Current Session:

3
Dec

Pathways to resilience for communities

ResilientAfrica Network, East Africa RILab, Uganda

Pathways to resilience for communities affected by recurrent adverse climate events and recovery from chronic conflict in Uganda

  1. BACKGROUND AND STATEMENT OF THE RESILIENCE CHALLENGE The resilience thematic issue of focus for RAN’s EARILab

Uganda is faced with a number of shocks/stresses that affect the resilience of communities. Through an extensive literature review, RAN identified two priority thematic issues of focus for resilience interventions in communities in Uganda: (1) resilience to the adverse effects of climate variability in the region; and (2) resilience to acute and chronic conflict and its effects in the region. To foster a deeper understanding of the resilience issues at play in the communities, RAN identified four priority communities affected by the priority resilience challenges: recurrent floods and landslides as a result of heavy rains in Mt. Elgon region; recurrent floods alternating with long dry spells and drought in Teso regions; epidemics and floods in the Albertine region; and the effects of chronic war and slow economic recovery in the Northern region.

Description of the resilience challenge: Adverse climate events in Uganda

Adverse climate events: The Eastern Africa region faces recurrent shocks and stresses arising from climate variability. The majority of communities in Uganda are highly dependent on rain-fed agriculture, a predominant of which is characterized by small holding subsistence agriculture, mono-cropping, use of poor methods of production (Gollin and Rogerson, 2010, Urama and Ozor, 2010). Adverse events are characterized by heavy destructive rains in some months and insufficient rain and lengthy dry spells in others, while some regions oscillate between both. Current evidence shows that average rainfall is increasing in the wetter regions and reducing in the drier ones (Hepworth and Goulden, 2008). The immediate hazards arising out of these climate events include rapid and slow-onset floods in the low lying plains, landslides in mountainous areas, and drought and crop failure in the semi-arid areas. The effects of these phenomena are similar as the destruction of crops and livestock output which impact directly on livelihoods in all of these regions.

 

Recovery from chronic conflict: Northern Uganda has lagged behind on most human development indicators despite attempts at fast-tracking the pace of recovery from a 2-decades chronic conflict that devastated the region. This has been partly attributed to lack of viable livelihood opportunities for this particular community. The insurgency led to massive displacements of communities and encampment. Many of the communities were left homeless for decades. The return of peace in this region led to resettlement of communities back on their ancestral land but many could not verify their discrete land boundaries, and this has affected the communities’ livelihoods. Additionally, due to encampment, many of the families depended on aid, much of which came from local   and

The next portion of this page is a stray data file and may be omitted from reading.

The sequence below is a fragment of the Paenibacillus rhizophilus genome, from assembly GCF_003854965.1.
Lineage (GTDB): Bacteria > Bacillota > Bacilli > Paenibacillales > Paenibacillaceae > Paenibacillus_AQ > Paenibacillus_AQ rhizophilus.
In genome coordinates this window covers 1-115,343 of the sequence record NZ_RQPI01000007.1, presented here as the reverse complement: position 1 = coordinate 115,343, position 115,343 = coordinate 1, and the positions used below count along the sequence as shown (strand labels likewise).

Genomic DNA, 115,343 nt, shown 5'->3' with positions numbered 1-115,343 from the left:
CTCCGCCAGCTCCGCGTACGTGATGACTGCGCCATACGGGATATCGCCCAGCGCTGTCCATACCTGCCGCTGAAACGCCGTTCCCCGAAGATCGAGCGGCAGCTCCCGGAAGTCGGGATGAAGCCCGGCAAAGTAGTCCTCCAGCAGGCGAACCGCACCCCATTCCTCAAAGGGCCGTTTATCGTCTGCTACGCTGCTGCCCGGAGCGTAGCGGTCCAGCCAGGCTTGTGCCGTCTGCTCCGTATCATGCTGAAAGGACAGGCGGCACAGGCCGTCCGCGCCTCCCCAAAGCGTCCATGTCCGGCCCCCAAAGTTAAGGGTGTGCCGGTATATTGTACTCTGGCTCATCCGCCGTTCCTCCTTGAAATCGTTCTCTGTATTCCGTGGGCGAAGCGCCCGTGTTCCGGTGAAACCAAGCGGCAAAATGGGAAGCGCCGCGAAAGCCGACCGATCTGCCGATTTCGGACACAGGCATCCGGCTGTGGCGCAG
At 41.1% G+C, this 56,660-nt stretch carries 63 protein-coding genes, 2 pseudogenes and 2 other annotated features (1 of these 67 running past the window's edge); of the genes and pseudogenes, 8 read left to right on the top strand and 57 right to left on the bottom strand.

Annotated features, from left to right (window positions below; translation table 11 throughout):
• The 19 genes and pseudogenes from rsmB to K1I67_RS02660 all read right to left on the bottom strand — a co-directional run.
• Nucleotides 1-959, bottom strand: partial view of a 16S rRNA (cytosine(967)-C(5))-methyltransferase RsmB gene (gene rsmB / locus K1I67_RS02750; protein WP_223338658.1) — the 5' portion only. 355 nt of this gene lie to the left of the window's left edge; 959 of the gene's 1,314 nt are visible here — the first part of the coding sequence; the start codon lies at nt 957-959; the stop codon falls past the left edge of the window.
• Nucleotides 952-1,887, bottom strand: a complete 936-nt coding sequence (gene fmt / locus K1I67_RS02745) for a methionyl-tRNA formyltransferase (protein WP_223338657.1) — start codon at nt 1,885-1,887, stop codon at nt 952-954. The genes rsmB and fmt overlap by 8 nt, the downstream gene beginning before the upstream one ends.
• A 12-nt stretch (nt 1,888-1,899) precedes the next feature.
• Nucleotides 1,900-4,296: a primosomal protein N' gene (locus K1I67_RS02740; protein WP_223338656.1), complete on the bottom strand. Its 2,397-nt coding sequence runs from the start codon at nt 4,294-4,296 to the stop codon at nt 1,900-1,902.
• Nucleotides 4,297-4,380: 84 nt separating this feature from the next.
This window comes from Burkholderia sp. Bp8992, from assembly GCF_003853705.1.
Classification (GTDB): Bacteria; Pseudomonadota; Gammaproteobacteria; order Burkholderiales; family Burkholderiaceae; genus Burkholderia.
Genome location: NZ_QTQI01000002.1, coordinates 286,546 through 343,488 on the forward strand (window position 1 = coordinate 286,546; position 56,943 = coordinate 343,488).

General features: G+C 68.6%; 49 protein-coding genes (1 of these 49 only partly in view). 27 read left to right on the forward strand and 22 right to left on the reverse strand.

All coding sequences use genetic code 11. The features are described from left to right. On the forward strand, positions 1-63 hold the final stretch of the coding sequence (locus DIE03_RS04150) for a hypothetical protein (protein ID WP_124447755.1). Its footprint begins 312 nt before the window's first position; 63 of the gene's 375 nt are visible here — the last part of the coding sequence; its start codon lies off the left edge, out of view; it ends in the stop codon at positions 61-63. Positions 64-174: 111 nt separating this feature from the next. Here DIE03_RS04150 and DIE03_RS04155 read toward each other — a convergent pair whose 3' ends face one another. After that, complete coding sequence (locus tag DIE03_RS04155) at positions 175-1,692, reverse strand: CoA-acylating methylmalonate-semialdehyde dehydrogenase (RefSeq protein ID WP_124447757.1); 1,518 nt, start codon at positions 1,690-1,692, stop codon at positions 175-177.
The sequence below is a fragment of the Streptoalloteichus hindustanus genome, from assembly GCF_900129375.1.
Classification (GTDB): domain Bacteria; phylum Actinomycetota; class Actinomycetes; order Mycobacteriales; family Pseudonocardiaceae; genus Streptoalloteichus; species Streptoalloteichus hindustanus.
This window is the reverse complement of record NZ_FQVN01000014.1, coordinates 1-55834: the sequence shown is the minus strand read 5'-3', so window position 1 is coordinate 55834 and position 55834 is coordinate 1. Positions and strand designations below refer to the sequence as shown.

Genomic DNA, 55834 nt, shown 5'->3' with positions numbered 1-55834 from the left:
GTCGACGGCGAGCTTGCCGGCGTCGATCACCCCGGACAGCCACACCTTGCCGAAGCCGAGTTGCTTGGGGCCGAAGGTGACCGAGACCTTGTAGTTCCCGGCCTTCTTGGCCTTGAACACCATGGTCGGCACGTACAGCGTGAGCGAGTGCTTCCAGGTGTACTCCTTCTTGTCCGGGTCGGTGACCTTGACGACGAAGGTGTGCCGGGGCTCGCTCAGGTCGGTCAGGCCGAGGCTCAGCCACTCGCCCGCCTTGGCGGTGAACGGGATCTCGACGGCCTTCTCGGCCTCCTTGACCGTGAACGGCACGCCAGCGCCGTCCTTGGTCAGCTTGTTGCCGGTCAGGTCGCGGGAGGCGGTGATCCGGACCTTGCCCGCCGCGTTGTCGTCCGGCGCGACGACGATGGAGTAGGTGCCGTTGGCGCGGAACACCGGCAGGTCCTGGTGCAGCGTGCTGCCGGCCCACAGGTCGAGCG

international Non-Government Organizations (NGOs). Upon resettlement back into the community, the people had no alternative sources of viable livelihoods. Many resumed subsistence agriculture where they depend on a narrow range of crops which they use both for household subsistence, as well as income generation when they sell part of their produce.

 

Different stakeholders (government and non-government) have implemented a number of interventions in the affected regions with varying success, but the overall resilience of the affected populations is still lacking. Measures like re-settlement, family planning services, micro-credit circles, universal basic education, and agricultural advisory services remain sub-optimal in transforming these societies. These phenomena represent the key resilience challenge for the Eastern Africa RILab. The fact that these events recur cyclically and even predictably with similar adverse events in multiple communities indicates a gap in the resilience of target communities .i.e. the ability to cushion themselves permanently from extreme adversity due to shocks that they know and anticipate. The key question for resilient programming: How can we build agency in affected communities to tap into their local adaptive capacities in permanently transforming them into self-sufficient societies with the ability to minimize the effects of shocks and stresses arising out of climate variability? How can we do this in a way that makes households and communities stronger and leads to sustainable development?

Read more

2 Responses

Leave a Reply